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<   No. 3319   2014-02-16   >

Comic #3319

1 {photo of fireworks}
1 Caption: Chemical Beauty

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Pacific Jewel fireworks 4
Oooh. Aaah.
I should be home from my trip to San Francisco when this annotation goes live, however, I'm still going to be jetlagged, so I'm preparing this one before I leave.

I saw some fireworks last night. Being summer, this is cruise ship season, and several cruise ships spend a night in Sydney Harbour every week. They often put on fireworks displays for the passengers. And yesterday a friend of mine contacted me and suggested we head down to a lookout spot on the shore and take some photos.

Fireworks are a cool application of chemistry and physics. Specifically, the generation of light caused by excited electrons dropping down to less energetic states in the electron shells of atoms. I talked a bit about this in this previous annotation. To recap: Electrons are bound to atoms in so-called orbitals of specific energy levels, defined by the interactions of quantum mechanics. When an atom gains energy, by being heated, or physically collided, or having an electric current imposed on it, some of the electrons can either be stripped away, ionising the atom, or can be raised to higher energy level orbitals. When the electrons fall back to the lower energy level orbitals, they release the difference in energy as photons of light. And because the difference in energy is defined by the available energy levels, it occurs only with very specific quantities. These amounts of energy translate into specific frequencies (or equivalently, wavelengths) of light of the emitted photons, by Planck's relation: E = . (Energy equals Planck's constant times the frequency.)

One result of this is that if you excite atoms of an element by, for example, burning them in a flame, they give off specific and characteristic frequencies of light. We perceive this as specific colours of light. This is used routinely in chemistry labs as one of the tools used in identifying chemical elements and compounds. The test quite simply involves taking a small sample of the unknown compound or element, burning it in a flame, and observing what colour the flame turns. This is known as a flame test.

The Quadriga Portlandia
Left: copper statue covered in verdigris (the Quadriga on top of the Brandenburg Gate). Right: Clean copper statue (Portlandia, Portland).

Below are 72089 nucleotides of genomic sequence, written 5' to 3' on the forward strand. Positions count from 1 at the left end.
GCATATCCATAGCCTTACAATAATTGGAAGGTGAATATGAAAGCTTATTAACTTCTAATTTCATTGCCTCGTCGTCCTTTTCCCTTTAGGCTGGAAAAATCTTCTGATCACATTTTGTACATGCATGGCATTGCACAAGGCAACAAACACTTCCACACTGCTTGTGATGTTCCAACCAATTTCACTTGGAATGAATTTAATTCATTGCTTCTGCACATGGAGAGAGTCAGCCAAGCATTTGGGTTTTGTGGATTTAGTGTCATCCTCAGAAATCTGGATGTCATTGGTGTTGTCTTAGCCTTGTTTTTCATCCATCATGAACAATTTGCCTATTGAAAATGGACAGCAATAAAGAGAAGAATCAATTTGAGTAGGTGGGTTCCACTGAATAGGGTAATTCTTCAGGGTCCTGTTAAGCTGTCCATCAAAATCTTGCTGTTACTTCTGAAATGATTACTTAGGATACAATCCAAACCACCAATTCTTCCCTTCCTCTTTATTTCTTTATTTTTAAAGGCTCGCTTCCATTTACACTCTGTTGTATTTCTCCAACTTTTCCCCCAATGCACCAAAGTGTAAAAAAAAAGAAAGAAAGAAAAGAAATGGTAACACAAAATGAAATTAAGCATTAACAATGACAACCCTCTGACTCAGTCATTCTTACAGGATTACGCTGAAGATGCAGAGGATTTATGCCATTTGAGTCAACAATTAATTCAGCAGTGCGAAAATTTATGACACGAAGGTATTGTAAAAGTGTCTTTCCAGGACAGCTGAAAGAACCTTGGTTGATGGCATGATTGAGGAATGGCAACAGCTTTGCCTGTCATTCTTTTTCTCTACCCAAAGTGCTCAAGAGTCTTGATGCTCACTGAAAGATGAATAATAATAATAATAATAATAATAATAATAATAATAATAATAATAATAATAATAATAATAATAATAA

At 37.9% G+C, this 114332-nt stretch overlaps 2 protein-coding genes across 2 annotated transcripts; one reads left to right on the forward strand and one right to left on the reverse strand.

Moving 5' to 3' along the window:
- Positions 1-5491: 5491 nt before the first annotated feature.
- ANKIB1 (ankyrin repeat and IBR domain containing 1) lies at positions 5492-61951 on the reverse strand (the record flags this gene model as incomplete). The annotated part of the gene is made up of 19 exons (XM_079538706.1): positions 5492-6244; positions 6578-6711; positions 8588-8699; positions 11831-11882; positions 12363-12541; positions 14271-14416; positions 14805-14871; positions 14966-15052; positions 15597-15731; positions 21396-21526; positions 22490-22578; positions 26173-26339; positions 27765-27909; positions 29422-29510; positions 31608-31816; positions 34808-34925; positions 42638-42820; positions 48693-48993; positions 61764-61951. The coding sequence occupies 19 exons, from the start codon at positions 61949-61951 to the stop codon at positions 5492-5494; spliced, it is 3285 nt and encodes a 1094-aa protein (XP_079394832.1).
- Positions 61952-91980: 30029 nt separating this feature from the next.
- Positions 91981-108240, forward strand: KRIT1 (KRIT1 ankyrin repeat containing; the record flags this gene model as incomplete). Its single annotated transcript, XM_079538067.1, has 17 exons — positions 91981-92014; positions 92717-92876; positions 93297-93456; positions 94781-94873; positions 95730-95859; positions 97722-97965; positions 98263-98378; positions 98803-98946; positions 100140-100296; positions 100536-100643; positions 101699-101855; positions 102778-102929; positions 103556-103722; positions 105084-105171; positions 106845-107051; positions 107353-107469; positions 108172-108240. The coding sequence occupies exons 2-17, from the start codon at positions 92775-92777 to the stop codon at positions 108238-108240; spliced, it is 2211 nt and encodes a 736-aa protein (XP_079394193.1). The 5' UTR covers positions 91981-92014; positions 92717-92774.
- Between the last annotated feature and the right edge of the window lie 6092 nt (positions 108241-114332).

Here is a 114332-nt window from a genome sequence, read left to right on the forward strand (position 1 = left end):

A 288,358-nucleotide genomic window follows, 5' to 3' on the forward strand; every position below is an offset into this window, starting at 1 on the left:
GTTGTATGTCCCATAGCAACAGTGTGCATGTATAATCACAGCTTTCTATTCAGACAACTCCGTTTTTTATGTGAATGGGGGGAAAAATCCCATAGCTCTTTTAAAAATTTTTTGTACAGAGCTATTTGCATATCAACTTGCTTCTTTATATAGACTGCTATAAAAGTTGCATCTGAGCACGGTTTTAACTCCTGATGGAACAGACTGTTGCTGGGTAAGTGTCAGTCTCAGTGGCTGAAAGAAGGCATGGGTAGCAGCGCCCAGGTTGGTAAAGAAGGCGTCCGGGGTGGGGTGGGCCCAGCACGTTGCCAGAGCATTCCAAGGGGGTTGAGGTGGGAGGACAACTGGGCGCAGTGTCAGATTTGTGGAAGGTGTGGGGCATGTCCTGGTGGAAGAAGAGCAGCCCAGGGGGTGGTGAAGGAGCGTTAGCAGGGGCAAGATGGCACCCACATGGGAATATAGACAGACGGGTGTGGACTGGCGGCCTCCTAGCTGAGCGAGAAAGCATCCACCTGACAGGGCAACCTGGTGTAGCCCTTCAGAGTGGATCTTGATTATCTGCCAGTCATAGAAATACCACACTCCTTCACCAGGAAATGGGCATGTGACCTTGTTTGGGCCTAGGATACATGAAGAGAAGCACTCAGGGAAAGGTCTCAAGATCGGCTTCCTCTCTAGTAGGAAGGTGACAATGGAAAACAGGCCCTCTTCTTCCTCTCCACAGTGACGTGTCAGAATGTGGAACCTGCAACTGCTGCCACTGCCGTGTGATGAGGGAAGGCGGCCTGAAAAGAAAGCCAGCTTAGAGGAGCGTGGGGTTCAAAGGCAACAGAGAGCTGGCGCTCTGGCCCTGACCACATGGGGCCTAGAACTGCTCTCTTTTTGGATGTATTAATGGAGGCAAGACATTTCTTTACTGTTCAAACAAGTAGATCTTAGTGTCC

For example, copper compounds burn a distinct blue-green colour. Similar to the colour of verdigris, in fact, which is corroded copper[1]. Strontium compounds give a bright orange-red colour. Sodium gives bright yellow. Caesium gives a pure blue. Potassium and rubidium give violet shades. (Other elements are used too - I won't list them all.)

If you put chemical salts containing these elements into fireworks, then when the firework explodes, they generate the associated colours. And this is how pyrotechnicians do it. The beautiful colours you see in a fireworks display are the result of a carefully choreographed concoction of chemistry. Next time you see a fireworks display, don't just "ooh" and "aah" over its beauty - be thrilled and awed that when you know enough about physics and chemistry that you can understand and really appreciate what went into making such a display possible.

[1] Verdigris gives the Statue of Liberty in New York its distinctive green colour. It wasn't always like that. When dedicated in 1886, the Statue was a dark brown, the colour of copper, like a well-used copper coin. It remained that way up until about 1900, when the corrosion became noticeable. Over the following few years, the verdigris advanced quickly over the statue, coating it green. The US Congress, horrified, decided it had to be cleaned up and the exterior painted to protect it from such ravages. However, the public protested against painting the statue, and inspection revealed that the verdigris was not structurally damaging, so eventually they decided to just leave it. Now we're used to thinking of it as green.

Imagine if it was cleaned up and restored to its original brown colour. The colour would look something like the giant statue Portlandia, in Portland, Oregon. Certainly not unattractive, but definitely a change from what we are used to.

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Last Modified: Sunday, 16 February 2014; 02:10:27 PST.
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